The COVID-19 pandemic has put a spotlight on the substantial disparities in healthcare that have existed in the United States for many years. The Joint Commission recently issued tips for identifying healthcare disparities and addressing them.
Many clinical calculators use race as a predictive variable to assess risk for outcomes. Although most tools assume a genetic disposition for these outcomes, other factors, such as health disparities and other potential confounders, are more likely to be the underlying reasons for any race-related differences in outcomes.
Many healthcare organizations, including the Association of periOperative Registered Nurses, joined hundreds of businesses in condemning racism and police brutality. The American College of Surgeons issued a call to action on racism as a public health crisis.
ICU deaths declined 2% steadily annually at non-minority hospitals, according to a recent report. This was not true of minority-serving hospitals. Those hospitals also reported longer lengths of stay and more critical illness than non-minority hospitals.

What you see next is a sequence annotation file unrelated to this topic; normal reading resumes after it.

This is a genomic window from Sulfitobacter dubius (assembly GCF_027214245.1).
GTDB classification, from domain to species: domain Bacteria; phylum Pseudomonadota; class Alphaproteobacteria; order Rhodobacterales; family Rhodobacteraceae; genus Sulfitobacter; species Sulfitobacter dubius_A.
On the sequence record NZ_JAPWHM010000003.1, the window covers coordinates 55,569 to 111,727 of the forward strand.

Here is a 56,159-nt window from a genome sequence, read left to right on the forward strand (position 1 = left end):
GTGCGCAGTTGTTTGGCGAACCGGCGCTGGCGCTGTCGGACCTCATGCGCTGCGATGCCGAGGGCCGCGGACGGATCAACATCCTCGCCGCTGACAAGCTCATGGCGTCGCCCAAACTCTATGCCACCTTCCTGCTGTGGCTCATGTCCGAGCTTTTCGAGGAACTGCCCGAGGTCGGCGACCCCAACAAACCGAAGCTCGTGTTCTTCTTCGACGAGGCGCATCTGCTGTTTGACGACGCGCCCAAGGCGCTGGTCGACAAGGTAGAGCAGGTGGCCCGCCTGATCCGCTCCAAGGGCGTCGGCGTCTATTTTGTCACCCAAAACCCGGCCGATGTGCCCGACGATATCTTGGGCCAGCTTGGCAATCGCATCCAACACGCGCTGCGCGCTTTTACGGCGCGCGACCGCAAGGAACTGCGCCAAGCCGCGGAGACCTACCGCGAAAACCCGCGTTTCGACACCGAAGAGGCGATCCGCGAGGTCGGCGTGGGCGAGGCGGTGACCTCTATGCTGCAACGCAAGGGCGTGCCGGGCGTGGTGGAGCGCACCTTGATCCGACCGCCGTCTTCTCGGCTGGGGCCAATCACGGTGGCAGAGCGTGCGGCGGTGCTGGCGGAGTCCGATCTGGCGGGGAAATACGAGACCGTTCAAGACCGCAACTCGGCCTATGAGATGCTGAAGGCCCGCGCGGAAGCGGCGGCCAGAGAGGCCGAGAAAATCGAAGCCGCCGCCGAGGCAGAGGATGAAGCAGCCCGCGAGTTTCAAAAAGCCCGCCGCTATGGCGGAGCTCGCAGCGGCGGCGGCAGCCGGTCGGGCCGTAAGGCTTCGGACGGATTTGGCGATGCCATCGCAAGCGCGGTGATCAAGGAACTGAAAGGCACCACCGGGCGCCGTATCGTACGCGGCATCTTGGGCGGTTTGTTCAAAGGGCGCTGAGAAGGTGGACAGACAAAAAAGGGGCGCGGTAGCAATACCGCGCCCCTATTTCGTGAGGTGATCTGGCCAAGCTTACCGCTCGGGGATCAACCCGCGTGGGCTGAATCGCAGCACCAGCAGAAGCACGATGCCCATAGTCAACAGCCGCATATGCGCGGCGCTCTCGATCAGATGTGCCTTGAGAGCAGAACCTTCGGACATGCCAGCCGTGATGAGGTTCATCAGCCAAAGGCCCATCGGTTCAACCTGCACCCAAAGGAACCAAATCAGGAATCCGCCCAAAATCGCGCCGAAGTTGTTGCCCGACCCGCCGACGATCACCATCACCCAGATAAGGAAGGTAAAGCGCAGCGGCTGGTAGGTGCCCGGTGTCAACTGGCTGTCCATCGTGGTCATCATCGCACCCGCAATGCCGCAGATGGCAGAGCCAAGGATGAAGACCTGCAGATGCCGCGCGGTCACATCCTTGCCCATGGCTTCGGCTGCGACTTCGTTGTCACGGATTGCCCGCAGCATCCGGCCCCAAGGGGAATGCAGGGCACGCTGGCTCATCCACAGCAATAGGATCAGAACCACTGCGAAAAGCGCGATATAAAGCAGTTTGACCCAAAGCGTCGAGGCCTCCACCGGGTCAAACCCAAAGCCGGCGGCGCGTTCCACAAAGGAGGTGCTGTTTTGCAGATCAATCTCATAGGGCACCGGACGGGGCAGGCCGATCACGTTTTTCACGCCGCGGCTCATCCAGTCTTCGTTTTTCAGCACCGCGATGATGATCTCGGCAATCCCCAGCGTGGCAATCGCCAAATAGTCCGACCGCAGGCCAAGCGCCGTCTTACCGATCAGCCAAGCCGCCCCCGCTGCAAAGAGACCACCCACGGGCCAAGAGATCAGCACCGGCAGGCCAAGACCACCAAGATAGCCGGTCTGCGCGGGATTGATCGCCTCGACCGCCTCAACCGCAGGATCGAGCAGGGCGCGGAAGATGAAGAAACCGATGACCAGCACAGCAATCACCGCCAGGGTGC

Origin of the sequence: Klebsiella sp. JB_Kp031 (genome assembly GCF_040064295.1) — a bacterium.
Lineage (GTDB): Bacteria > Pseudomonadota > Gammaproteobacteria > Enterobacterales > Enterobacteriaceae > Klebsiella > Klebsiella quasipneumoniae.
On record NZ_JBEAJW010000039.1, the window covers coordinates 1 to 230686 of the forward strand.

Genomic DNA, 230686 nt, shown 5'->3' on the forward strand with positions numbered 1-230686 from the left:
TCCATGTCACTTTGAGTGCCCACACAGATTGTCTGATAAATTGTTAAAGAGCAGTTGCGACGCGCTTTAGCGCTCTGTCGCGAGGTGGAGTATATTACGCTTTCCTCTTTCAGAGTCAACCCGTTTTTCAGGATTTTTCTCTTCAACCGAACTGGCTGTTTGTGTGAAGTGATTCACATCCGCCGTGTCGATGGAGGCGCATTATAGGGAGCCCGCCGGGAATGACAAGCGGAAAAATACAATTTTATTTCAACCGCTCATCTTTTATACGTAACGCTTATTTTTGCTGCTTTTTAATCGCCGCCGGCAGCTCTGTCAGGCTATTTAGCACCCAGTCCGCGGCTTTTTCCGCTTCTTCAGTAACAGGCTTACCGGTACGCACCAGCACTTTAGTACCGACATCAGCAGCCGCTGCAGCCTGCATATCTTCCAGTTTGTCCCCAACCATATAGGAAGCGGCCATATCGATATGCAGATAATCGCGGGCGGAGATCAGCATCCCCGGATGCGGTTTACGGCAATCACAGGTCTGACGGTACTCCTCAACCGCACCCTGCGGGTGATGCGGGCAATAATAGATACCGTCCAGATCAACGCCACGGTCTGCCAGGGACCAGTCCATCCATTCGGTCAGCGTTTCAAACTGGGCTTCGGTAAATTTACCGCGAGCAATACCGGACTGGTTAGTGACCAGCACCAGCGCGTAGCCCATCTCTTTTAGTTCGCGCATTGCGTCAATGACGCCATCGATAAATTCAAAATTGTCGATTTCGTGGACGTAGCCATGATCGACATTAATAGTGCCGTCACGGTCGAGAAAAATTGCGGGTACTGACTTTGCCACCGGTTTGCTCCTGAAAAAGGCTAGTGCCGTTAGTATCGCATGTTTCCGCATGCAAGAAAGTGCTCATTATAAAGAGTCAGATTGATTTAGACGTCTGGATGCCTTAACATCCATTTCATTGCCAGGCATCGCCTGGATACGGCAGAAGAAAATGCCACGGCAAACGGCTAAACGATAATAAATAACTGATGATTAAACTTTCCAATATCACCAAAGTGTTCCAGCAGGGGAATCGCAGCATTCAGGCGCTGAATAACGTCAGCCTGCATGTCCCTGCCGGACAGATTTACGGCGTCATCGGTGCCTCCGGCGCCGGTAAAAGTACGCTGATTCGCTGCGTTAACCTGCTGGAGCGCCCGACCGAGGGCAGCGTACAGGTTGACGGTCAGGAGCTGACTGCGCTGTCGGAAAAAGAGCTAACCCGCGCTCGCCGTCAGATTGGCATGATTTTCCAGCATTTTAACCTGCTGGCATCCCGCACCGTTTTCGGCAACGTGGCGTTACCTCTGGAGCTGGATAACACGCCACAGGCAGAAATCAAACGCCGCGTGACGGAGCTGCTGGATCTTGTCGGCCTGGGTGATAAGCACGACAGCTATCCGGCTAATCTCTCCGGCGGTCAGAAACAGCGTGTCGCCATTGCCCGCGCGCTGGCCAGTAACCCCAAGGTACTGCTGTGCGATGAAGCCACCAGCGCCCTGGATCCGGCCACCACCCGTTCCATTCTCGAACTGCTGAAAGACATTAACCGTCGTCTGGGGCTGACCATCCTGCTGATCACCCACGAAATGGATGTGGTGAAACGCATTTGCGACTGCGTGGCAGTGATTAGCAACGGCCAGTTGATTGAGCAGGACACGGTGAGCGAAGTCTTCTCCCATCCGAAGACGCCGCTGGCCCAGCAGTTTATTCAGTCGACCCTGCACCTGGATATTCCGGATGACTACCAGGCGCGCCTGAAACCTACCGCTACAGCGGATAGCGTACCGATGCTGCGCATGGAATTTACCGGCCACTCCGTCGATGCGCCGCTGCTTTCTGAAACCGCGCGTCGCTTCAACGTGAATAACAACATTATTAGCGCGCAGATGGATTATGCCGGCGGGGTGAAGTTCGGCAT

If plaintiffs allege they received poor care in an emergency department (ED) because of their race, there is plenty of potentially admissible research that demonstrates it is indeed possible. People of Black or Latin American descent coming to the ED with cardiac symptoms were less likely to be admitted to specialized cardiology units than white patients, according to the authors of a study.
Several months of data from the COVID-19 pandemic showed that African Americans and other people of color were disproportionately dying from the disease. Disparities in how COVID-19 affects minority communities highlight long-standing difficulties in achieving health equity in U.S. society, including clinical trials.
Digital solutions make it easier for patients to access health information and improve their self-care, but some barriers and disparities remain. These challenges are particularly acute for older patients, some ethnic and racial minority groups, and others.